In general, the results of a wide-ranging survey on internet use has revealed that the state of broadband service in Prosper is above average, with the vast majority of residents served through a fixed connection such as cable, DSL, fiber or other fixed networks.
The results of a months-long voluntary survey show that 96 percent of Prosper residents use these fixed connections, seen as more reliable than the non-fixed connections such as dial-up or mobile only service. Only a tiny fraction of residents reported no internet connection at home.
Significantly, over 91 percent of respondents reported using their home connection for at least some work, whether through a self-employed situation or through employment by a company, outside business or corporation.
That familiarity and dependence on internet service has led to resident concerns regarding lack of competition, download speed, monthly costs, and customer service issues. In response, the Town Council appointed a Broadband Committee to study the issue and make recommendations for expanding and improving broadband infrastructure in Prosper. Connected Nation was selected to conduct a wide-ranging survey and report its findings through its Connected Community program.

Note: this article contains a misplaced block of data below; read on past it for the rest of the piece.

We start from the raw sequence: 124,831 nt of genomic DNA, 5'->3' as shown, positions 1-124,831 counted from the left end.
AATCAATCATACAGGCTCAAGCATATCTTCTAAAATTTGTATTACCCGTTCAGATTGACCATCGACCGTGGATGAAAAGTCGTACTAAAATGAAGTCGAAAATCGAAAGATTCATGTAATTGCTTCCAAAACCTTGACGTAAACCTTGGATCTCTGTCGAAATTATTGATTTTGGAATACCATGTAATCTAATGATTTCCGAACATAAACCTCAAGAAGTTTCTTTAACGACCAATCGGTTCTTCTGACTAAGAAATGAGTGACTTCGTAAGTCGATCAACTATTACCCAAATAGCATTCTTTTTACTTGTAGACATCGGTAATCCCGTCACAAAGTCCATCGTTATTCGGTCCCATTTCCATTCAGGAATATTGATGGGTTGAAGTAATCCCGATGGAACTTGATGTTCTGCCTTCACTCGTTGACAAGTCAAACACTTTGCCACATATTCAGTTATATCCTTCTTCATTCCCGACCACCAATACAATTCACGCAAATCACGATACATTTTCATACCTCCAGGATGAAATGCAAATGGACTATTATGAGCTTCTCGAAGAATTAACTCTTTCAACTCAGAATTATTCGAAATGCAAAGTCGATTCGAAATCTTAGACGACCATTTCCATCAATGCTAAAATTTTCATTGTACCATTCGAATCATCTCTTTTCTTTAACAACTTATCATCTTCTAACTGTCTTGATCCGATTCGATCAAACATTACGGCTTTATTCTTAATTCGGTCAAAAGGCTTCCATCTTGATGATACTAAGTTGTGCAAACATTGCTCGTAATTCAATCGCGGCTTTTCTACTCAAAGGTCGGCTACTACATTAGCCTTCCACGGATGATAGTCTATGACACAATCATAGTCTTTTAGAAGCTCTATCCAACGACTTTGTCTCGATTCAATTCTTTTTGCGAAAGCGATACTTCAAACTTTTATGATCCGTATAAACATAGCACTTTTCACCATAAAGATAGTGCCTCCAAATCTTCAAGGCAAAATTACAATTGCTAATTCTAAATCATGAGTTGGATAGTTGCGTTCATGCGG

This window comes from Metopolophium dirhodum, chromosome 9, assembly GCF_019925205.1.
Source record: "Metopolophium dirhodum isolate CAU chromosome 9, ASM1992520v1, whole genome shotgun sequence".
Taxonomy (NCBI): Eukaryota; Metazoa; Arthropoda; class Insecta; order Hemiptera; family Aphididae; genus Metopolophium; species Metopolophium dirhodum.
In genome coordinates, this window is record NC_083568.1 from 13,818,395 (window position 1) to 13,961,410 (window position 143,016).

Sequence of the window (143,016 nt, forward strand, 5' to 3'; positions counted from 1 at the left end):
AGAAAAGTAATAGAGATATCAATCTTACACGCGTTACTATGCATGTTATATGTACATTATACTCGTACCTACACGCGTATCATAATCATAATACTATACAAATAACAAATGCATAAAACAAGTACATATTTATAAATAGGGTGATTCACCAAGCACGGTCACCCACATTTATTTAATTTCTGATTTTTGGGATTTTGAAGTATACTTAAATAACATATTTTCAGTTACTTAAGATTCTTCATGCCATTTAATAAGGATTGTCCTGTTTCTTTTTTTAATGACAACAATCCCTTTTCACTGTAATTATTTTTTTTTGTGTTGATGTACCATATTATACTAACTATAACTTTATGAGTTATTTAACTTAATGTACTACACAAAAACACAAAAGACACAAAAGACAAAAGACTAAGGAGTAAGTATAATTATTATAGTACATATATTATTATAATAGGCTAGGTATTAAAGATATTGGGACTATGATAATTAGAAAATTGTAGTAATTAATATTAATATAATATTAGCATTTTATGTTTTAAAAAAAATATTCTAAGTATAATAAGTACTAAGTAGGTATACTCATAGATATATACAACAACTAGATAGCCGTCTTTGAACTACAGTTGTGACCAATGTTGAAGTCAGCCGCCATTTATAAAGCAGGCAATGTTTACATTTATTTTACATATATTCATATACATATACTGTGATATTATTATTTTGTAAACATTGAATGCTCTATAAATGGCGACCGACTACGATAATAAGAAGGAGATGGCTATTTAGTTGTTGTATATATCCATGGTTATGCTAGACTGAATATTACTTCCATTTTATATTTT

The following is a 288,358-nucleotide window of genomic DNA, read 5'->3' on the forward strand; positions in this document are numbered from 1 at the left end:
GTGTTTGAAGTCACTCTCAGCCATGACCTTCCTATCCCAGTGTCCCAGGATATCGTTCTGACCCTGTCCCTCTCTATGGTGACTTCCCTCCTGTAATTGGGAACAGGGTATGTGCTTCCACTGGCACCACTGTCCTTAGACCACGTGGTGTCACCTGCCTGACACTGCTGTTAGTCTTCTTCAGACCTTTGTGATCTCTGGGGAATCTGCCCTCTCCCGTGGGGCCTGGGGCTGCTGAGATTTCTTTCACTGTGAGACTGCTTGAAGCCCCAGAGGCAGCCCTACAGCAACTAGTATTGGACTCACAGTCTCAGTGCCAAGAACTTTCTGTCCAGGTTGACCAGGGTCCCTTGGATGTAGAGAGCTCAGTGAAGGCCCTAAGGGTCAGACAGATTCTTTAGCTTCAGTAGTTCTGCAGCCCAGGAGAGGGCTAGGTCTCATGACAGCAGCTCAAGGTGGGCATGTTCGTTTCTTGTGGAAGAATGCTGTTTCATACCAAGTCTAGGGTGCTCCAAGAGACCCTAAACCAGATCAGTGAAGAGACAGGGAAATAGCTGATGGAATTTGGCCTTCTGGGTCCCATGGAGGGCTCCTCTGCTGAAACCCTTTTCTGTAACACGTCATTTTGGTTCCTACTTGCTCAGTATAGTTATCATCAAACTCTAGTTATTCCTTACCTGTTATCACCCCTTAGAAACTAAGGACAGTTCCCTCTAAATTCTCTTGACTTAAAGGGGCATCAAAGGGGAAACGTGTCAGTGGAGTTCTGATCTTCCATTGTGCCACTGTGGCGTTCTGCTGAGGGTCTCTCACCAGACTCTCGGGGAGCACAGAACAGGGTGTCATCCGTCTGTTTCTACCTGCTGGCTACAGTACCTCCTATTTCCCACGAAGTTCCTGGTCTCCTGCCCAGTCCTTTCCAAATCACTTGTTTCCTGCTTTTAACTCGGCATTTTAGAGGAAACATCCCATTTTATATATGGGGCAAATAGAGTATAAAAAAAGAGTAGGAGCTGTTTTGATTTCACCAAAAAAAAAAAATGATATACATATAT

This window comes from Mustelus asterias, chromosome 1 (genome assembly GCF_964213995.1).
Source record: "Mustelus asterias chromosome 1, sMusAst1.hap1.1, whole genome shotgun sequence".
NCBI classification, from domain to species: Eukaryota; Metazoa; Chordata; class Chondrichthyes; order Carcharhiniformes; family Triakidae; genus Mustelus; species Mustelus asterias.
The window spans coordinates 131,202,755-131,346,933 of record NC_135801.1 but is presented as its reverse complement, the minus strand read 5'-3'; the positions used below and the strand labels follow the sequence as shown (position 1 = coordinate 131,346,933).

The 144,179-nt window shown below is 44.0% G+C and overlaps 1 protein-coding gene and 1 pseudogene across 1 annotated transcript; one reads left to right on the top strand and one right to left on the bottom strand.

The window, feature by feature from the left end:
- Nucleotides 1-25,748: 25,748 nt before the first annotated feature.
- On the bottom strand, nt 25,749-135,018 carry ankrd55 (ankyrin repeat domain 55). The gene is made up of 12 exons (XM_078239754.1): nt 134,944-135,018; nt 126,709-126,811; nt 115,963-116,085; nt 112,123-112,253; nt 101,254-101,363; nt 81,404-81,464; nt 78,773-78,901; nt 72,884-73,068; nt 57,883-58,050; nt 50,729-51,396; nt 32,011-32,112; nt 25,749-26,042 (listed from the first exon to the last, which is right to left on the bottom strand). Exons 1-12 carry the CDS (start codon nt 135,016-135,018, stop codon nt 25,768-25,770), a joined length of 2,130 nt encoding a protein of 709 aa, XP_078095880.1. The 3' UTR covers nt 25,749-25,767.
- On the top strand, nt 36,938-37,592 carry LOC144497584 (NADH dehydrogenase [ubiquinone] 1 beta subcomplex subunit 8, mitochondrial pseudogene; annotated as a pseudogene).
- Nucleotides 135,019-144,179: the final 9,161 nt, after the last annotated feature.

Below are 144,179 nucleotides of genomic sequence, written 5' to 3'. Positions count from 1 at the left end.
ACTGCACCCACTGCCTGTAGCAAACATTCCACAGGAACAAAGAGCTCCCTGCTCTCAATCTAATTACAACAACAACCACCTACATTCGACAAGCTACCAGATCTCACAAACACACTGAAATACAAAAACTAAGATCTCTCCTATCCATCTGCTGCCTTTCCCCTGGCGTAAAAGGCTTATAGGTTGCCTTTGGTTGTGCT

The survey compared Prosper to a set of benchmark cities in response to residents’ inquiries regarding the Town’s efforts to encourage internet service providers to improve and expand services within the community. The survey is seen as the first step in the overall process, setting the baseline for internet use at the household and small business levels.
Among its findings, the survey found that local download speeds are above the national average but were beset with inconsistencies during the time of day when demand is at its highest.
It also revealed that the cost of internet service in Prosper as a whole, tended to slightly surpass the national average. Nationally, residents in surveyed cities paid an average of $57 a month, compared to Prosper’s monthly average of $70.
Some of the disparities may be attributed to the fact that newer neighborhoods are installed with the latest technology. To address that, broadband providers plan to expand into established neighborhoods, upgrading their service with newer equipment and technology. In addition, the construction of new cell towers and small cell network nodes are anticipated address some of these inconsistencies.
Armed with the survey’s findings, the Broadband Committee will review options to expand service to unserved and underserved residents. Possible strategies include: public-private partnerships to improve service; establishing free Wi-Fi service in Town parks; pursuing a competitive grant program to secure additional funding; and providing website and social media classes for local businesses.
The survey results are posted online at http://www.prospertx.gov/broadband-survey/.